In 2006 at around 4 am, a man appears at the door of a security booth in Downtown Los Angeles. He slowly opens the door, being careful not to be noticed. He grabs the key attached to a small crowbar hanging by the door, then slowly heads back to his truck. 45 minutes later, he comes back the same way and drops the key off then leaves the premises.
I say around 4am because I’m afraid I usually dose off at that time. I used to work as a security guard at the Bunker Hills twin towers in Downtown. The only reason I know that the man had come by, is because he drops a warm copy of the Los Angeles Times in a blue plastic wrapping on my lap before he leaves.
Sometimes I am awake when he comes by and I give him the key myself. Other times, he stays in the truck and his son, an 8 year old boy, comes in to get the key. Other times, I wake up in shock when I see a short woman, his wife, trying the unhinge the key from the artisanal hook it is hanging from. They have a younger daughter but she is usually asleep in the back seat when the little family comes to my apartment building.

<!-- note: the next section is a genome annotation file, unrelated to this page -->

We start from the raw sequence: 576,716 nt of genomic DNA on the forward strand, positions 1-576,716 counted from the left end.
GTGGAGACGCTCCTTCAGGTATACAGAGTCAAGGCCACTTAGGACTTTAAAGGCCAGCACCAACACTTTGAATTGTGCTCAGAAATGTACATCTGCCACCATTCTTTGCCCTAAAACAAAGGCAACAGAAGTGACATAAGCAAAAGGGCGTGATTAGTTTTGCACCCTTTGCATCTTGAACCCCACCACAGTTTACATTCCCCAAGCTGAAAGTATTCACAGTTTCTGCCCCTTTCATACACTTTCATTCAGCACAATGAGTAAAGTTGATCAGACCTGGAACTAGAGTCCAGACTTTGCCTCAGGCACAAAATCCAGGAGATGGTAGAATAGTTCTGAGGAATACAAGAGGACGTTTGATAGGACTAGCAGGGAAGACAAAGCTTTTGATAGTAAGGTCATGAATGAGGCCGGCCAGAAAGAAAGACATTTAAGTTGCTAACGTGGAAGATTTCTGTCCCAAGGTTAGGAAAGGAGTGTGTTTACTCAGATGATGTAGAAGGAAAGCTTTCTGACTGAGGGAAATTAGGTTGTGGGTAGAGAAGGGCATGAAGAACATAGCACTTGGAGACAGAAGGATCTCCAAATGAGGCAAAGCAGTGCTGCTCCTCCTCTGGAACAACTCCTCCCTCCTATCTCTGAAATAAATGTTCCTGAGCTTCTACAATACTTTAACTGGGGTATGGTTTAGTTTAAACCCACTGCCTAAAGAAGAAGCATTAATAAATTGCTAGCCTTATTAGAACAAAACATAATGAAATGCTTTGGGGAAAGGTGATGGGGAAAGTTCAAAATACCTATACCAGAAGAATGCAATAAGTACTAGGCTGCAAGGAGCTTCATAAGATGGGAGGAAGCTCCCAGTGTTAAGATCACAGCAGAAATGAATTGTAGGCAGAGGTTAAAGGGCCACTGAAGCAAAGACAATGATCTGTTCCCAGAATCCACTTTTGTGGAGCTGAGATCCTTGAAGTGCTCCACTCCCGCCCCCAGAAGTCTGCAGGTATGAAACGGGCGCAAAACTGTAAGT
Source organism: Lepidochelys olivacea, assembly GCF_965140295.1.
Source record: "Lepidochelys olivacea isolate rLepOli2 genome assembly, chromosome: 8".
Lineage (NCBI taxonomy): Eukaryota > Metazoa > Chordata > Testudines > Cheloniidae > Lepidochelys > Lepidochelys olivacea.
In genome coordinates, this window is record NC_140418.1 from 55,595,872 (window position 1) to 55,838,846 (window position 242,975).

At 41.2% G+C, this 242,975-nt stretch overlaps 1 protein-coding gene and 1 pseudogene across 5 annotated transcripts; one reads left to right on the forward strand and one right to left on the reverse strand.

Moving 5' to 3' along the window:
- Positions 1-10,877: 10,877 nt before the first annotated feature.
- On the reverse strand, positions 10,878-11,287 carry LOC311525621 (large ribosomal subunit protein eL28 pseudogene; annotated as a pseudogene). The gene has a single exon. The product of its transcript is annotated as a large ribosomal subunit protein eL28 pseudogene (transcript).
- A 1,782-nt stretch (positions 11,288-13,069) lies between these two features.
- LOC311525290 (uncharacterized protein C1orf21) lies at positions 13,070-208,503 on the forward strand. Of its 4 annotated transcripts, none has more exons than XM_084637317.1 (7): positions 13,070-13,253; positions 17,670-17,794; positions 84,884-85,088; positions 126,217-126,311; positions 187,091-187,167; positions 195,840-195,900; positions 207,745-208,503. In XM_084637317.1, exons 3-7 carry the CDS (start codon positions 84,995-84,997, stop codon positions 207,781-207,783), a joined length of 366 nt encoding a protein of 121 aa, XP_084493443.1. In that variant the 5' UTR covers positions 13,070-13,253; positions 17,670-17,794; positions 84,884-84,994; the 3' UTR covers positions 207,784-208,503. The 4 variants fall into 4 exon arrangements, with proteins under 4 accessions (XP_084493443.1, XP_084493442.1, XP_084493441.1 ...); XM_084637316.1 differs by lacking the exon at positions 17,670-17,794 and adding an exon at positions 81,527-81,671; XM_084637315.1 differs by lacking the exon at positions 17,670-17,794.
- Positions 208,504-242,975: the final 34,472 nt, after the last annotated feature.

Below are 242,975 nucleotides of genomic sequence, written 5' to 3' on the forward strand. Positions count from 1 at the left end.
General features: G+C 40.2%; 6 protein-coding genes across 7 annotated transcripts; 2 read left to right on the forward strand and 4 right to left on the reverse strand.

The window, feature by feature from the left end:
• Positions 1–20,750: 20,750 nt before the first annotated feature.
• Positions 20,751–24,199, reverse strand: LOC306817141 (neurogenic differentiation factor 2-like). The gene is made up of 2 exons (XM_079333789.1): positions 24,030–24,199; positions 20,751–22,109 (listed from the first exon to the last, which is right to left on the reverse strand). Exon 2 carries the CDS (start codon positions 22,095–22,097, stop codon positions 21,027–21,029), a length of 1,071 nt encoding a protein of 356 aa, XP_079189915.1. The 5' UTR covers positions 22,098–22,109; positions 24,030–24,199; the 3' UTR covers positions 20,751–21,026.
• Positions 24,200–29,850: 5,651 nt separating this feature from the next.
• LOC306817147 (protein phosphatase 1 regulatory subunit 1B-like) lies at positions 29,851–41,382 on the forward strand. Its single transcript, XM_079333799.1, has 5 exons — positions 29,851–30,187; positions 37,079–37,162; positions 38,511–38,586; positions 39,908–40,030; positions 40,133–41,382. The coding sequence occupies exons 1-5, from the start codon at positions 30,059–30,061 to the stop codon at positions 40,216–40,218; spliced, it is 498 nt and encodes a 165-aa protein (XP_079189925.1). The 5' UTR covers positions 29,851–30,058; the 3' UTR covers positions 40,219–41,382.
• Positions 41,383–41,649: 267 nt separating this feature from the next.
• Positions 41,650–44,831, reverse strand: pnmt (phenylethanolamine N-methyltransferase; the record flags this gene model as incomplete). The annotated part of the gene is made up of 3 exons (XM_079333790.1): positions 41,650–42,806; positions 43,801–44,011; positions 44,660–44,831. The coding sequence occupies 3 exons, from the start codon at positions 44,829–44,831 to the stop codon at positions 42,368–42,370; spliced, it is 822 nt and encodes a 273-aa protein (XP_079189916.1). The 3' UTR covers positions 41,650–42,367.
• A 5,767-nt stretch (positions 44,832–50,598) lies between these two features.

Once they have the key to the gate, they get into the building and drop a copy of the LA Times at the doorstep of each subscriber. It’s tedious work to deliver paper all over two 18 story buildings. I always wondered, but never dared to ask, how much they got paid for the job. In 2006, a newspaper cost 50 cents.
Today, I’m sitting in a Starbucks writing this article less than a mile away from the Los Angeles Times headquarter. I’m here because I remembered the small stand by the wall, between the power outlet that fed the wireless chargers and the community board. On the stand, you could grab a copy of the LA times. I wanted to know how much it cost. But, the stand is gone. Not replaced by anything else. It simply vanished. The printed newspaper industry is close to dead….[ ]